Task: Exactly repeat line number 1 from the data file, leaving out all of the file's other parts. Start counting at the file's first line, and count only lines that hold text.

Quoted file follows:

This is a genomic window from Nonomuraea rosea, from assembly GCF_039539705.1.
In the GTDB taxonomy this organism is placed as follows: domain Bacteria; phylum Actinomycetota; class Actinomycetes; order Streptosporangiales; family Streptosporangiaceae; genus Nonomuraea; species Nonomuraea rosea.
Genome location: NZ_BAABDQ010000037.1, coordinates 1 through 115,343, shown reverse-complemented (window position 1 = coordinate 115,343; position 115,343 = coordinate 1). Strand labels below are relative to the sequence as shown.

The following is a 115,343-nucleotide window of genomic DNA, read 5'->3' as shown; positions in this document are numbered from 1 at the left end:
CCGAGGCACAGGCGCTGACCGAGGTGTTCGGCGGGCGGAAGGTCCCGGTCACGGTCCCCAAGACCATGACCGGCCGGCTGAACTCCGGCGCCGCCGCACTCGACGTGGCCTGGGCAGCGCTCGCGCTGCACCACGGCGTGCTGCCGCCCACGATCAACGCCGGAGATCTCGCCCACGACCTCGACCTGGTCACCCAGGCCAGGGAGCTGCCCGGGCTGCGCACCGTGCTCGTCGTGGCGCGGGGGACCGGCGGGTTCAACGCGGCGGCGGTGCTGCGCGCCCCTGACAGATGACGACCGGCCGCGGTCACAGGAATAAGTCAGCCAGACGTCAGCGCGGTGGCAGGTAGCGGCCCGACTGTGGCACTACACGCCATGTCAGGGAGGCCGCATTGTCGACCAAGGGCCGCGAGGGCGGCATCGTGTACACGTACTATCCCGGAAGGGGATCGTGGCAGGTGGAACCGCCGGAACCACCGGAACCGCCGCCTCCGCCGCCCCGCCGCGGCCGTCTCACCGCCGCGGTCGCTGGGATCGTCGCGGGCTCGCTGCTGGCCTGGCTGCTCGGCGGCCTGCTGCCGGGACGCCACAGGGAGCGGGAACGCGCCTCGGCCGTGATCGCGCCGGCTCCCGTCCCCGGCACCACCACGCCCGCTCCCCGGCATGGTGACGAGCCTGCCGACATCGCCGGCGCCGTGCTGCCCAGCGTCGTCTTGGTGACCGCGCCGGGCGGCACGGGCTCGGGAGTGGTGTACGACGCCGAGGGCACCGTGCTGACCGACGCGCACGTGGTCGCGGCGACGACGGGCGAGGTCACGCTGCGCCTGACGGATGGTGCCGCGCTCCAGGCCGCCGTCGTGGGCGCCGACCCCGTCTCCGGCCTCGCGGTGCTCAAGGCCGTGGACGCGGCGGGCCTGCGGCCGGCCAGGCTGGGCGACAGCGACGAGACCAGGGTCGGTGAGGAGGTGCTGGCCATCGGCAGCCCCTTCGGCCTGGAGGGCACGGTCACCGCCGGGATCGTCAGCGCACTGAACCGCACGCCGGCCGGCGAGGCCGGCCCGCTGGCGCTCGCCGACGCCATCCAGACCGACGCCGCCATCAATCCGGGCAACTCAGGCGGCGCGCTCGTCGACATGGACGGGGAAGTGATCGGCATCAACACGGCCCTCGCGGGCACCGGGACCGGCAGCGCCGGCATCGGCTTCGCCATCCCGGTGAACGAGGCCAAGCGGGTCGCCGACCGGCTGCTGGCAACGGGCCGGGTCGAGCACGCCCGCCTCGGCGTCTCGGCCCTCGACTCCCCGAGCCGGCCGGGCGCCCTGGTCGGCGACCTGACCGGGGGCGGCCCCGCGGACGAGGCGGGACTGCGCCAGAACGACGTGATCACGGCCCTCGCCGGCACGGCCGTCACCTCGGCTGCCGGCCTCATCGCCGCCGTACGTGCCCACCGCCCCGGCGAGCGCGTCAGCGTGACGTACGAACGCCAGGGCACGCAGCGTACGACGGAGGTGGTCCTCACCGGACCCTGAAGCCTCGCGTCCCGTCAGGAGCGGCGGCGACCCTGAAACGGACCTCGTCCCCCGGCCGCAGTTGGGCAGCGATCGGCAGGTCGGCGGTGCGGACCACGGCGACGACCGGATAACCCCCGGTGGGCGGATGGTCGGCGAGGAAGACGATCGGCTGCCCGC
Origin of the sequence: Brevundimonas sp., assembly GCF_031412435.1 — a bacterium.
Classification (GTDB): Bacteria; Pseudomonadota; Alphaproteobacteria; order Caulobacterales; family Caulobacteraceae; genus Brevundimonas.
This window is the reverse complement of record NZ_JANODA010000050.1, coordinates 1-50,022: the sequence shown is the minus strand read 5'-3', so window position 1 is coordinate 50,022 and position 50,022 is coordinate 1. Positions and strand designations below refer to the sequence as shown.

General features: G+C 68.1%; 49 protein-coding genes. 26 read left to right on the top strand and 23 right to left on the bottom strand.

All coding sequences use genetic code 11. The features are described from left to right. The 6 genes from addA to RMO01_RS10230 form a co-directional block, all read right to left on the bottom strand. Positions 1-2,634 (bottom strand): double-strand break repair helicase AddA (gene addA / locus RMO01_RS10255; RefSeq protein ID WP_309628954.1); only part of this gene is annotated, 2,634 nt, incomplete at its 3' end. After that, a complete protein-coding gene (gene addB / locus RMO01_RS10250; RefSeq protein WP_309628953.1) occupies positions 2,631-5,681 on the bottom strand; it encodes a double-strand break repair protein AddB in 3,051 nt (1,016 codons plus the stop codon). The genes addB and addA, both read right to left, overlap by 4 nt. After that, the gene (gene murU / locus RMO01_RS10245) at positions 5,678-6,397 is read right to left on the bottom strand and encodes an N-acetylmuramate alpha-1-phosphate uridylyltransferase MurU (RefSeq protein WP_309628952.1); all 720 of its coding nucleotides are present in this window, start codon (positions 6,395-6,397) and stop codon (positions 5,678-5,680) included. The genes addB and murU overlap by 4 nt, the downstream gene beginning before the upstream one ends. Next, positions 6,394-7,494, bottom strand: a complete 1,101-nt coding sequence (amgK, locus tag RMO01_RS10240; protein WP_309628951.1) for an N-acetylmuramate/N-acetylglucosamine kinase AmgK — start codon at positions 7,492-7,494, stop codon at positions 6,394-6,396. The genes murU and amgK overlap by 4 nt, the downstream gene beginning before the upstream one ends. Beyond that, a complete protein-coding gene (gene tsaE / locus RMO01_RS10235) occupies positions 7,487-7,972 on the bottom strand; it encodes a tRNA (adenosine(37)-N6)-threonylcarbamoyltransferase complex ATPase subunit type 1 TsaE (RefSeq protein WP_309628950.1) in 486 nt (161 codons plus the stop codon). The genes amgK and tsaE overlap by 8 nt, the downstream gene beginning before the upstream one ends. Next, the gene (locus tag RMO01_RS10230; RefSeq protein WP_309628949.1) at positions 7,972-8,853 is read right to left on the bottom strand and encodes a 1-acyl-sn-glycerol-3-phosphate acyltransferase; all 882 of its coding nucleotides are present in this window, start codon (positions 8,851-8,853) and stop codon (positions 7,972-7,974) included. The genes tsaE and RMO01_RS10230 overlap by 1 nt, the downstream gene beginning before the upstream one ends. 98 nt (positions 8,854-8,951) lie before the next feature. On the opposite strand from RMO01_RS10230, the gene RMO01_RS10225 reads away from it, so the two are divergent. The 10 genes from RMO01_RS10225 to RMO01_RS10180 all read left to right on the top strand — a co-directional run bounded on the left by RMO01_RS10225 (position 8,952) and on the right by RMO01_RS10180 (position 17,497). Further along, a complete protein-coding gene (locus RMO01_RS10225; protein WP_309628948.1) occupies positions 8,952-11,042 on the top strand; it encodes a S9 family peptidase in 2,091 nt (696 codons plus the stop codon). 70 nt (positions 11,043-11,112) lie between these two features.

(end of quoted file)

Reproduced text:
This is a genomic window from Nonomuraea rosea, from assembly GCF_039539705.1.